Maggie's centres are designed to feel more like a home than a hospital with the Oldham centre featuring a Maggie's staple - a kitchen table where people can gather around for a brew and a chat.
Every Maggie's centre follows the ideas about cancer care originally laid out by Maggie Keswick Jencks, who lived with advanced cancer for two years and was determined that people with cancer should not "lose the joy of living in the fear of dying".
Maggie believed people needed information, stress-reducing strategies, psychological support and the opportunity to meet other people in similar circumstances in a relaxed and domestic atmosphere.
She created a blueprint for her vision in the grounds of the Western General Hospital, where she was being treated, before she died in 1995, with her idea eventually becoming a reality in November, 1996.
Now, 21 years later, there are 21 centres across the UK and abroad, with more planned for the future.
Charles Jencks, Maggie's widow and co-founder of the charity, attended the opening of Maggie's Oldham and said: "I think this is a building full of the architecture of hope.
"As they say when you have grief, take your grief to nature, which has been very consiously framed in the centre, with the view over the Pennines and the tree of life coming through the centre.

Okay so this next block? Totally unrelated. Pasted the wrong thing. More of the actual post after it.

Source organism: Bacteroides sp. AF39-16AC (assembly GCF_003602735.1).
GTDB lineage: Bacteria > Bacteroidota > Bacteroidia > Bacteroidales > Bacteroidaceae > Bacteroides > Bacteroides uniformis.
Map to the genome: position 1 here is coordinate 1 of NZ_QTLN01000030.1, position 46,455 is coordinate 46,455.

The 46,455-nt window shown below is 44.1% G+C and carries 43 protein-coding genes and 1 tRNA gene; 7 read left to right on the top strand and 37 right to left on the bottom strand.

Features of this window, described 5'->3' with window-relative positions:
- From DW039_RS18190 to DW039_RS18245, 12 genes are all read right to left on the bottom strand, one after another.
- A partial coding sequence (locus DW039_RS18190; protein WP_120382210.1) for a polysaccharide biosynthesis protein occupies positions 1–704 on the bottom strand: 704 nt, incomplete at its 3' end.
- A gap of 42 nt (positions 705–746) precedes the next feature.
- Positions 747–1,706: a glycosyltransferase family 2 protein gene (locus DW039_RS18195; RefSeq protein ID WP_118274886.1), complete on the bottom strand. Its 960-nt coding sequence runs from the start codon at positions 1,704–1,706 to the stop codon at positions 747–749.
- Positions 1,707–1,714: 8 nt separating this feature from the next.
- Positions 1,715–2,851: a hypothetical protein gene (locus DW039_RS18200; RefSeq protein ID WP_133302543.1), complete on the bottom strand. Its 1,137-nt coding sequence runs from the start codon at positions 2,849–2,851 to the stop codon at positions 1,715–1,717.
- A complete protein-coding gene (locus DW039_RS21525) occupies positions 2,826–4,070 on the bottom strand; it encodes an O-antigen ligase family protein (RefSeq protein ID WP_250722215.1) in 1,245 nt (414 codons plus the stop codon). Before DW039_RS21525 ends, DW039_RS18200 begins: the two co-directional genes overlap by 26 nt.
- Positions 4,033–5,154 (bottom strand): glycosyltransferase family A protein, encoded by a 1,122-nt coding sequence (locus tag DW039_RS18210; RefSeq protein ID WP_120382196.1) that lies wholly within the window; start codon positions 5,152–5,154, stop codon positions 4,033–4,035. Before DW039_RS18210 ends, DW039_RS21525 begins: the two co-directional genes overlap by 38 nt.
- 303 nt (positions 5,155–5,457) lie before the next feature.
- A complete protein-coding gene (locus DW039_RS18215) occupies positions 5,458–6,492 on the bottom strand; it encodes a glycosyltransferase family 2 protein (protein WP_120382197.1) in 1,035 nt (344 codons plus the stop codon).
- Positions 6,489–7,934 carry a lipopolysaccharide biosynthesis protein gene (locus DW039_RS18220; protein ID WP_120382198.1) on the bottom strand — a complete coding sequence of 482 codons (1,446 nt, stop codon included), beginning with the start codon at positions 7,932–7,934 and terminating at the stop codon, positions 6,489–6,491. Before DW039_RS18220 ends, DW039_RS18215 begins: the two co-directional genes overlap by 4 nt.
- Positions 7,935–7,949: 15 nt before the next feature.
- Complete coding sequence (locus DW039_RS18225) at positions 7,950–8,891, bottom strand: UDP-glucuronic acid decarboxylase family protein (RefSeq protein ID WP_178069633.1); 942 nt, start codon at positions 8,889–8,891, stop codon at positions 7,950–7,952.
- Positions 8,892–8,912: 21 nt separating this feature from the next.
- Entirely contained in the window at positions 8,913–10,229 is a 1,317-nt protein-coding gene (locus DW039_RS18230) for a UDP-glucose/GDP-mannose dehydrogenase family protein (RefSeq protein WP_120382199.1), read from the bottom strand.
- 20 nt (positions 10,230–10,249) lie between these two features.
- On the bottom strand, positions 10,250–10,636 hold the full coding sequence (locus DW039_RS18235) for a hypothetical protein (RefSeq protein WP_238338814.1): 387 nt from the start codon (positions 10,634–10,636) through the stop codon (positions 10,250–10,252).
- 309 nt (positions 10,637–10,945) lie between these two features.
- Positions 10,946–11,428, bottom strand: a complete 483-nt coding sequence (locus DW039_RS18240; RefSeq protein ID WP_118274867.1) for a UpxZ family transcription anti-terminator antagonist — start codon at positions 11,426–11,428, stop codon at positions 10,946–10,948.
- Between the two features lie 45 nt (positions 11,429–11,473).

"This shows why architecture really matters - it lifts your heart, it takes you to nature an it supports carers as much as patients."
Each centre is built within hospital grounds, giving patients and their families easy access to support when they need it.
Sir David Dalton, Chief Executive at The Pennine Acute Hospitals NHS Trust "It makes me really proud to see the magnificent new Maggies Oldham building standing in the grounds of The Royal Oldham Hospital, enhancing the services we offer.
"The building is not only architecturally stunning in design it is also a wonderful new haven for the people of Oldham and their families who are affected by cancer."
Maggie's Oldham will offer a way of living well with cancer and aims to make sure that people with cancer, as well as their family and friends, are really listened to and that they are offered tailored individual support, group support and practical advice.
All the support at every Maggie's centre is provided by qualified professionals within a space that enables visitors to meet other people who understand what it means to be living with cancer too.
The centre will offer psychological support, benefits advice, nutrition workshops, relaxation and stress management, art therapy, and yoga.
It is anticipated that Maggie's Oldham will support approximately 10,000 visits every year, once the centre is fully established.
Maggie's relies on voluntary donations to support and grow its network of centres and to develop its unique, high quality programme of support, with each centre, including Oldham, having their own fundraising board to help support.
The centre thanked all of those who donated their valuable time, money and support to make the centre opening a reality including Sir Norman Stoller at The Stoller Charitable Foundation, The Royal Oldham Hospital, dRMM, Michael O'Hara, F Parkinson, Eric andMargaret Kinder Foundation, Rupert Muldoon of Potted and Planted for designing and planting the garden.
To plan your visit and get involved with fundraising visit www.maggiescentres.org/oldham